Astronomy Picture of the Day

Discover the cosmos! Each day a different image or photograph of our fascinating universe is featured, along with a brief explanation written by a professional astronomer.

2012 July 30
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Ash and Lightning Above an Icelandic Volcano
Image Credit & Copyright: Sigurður Stefnisson

Explanation: Why did the picturesque 2010 volcanic eruption in Iceland create so much ash? Although the large ash plume was not unparalleled in its abundance, its location was particularly noticeable because it drifted across such well-populated areas. The Eyjafjallajökull volcano in southern Iceland began erupting on 2010 March 20, with a second eruption starting under the center of a small glacier on 2010 April 14. Neither eruption was unusually powerful. The second eruption, however, melted a large amount of glacial ice which then cooled and fragmented lava into gritty glass particles that were carried up with the rising volcanic plume. Pictured above during the second eruption, lightning bolts illuminate ash pouring out of the Eyjafjallajökull volcano.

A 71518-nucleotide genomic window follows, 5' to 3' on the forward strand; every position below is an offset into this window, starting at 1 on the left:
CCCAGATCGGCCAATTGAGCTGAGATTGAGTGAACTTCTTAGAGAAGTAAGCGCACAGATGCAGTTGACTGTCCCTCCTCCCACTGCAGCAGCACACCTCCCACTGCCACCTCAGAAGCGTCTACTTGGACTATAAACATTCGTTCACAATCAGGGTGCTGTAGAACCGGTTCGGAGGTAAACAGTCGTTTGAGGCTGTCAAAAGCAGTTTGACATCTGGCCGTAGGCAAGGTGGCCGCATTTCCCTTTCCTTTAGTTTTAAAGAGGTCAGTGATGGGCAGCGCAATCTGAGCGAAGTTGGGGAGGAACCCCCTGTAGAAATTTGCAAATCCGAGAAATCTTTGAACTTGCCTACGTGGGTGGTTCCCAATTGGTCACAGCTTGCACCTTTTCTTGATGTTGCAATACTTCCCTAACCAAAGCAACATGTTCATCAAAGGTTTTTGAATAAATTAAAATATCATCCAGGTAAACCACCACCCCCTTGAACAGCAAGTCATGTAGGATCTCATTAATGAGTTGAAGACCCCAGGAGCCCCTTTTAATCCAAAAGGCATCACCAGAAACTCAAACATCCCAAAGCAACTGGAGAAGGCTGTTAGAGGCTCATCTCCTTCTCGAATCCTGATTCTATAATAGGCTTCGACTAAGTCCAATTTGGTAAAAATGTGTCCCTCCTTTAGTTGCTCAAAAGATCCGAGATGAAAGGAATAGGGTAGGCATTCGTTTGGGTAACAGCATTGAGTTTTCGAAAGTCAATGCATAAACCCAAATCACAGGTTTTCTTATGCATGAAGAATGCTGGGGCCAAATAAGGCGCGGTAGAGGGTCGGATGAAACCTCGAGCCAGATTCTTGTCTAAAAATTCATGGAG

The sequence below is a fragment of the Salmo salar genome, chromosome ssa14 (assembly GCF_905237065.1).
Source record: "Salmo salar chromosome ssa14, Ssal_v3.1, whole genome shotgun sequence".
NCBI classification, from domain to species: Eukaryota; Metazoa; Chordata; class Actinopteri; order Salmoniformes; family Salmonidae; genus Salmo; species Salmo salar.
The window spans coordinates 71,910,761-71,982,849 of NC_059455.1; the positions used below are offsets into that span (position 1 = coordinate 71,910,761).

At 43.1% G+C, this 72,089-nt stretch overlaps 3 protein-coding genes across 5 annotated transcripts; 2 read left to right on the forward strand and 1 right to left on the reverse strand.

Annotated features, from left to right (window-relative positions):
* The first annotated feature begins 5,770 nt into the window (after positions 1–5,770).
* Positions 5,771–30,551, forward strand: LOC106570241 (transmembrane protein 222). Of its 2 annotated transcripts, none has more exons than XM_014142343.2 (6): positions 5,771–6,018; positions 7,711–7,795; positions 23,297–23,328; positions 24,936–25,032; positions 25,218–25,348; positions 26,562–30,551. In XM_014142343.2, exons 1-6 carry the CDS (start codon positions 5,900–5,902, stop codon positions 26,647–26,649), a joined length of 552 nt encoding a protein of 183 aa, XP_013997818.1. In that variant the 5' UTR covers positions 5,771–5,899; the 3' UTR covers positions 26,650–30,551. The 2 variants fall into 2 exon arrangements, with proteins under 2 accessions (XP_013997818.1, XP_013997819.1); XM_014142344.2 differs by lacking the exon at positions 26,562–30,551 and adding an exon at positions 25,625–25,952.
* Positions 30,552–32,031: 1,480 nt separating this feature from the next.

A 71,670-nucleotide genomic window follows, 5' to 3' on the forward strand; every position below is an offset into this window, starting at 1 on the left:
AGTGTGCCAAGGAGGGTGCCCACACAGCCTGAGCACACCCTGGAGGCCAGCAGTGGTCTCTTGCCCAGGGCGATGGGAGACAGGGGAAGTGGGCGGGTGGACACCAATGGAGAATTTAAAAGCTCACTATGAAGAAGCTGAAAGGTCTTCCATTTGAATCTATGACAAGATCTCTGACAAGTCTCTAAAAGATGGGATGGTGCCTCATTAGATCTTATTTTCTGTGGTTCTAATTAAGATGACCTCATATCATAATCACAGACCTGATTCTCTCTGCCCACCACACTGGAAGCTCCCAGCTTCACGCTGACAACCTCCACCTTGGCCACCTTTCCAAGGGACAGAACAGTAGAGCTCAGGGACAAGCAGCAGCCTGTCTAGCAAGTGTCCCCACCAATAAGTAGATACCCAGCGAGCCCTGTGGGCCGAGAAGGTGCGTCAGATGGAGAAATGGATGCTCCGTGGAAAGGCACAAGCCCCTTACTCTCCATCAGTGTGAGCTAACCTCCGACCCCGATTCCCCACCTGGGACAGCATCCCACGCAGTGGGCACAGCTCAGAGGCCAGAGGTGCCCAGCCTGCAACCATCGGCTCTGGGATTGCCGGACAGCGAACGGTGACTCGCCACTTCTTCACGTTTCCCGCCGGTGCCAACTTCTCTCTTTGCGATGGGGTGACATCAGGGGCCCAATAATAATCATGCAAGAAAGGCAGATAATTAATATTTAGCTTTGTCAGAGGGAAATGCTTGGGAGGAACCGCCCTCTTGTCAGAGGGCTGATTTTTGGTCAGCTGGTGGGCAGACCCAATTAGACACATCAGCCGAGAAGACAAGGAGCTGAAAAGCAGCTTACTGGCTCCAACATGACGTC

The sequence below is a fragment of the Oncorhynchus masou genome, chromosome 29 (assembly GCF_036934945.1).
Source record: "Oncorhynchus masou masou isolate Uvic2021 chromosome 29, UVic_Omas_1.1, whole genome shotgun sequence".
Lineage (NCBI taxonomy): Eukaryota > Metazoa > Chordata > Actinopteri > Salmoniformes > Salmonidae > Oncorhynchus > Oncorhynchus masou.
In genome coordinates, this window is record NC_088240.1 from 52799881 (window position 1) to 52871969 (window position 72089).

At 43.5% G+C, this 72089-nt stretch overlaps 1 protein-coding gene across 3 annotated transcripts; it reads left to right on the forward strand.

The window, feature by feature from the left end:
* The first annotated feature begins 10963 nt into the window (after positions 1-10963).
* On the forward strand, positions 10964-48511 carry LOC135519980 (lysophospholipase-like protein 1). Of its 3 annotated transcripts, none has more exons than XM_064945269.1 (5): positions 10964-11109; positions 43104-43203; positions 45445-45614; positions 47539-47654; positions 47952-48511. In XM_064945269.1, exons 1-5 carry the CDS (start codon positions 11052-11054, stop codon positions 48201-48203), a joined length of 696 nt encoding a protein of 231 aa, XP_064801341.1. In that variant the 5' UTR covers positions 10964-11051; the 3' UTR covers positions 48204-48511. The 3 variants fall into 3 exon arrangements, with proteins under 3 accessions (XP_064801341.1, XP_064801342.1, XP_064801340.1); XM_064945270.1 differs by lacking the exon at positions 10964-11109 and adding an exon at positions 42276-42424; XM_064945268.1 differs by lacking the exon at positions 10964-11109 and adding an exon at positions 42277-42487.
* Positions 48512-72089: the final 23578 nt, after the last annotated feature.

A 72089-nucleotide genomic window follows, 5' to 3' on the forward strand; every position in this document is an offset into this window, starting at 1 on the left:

Tomorrow's picture: minutes before mars

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Authors & editors: Robert Nemiroff (MTU) & Jerry Bonnell (UMCP)
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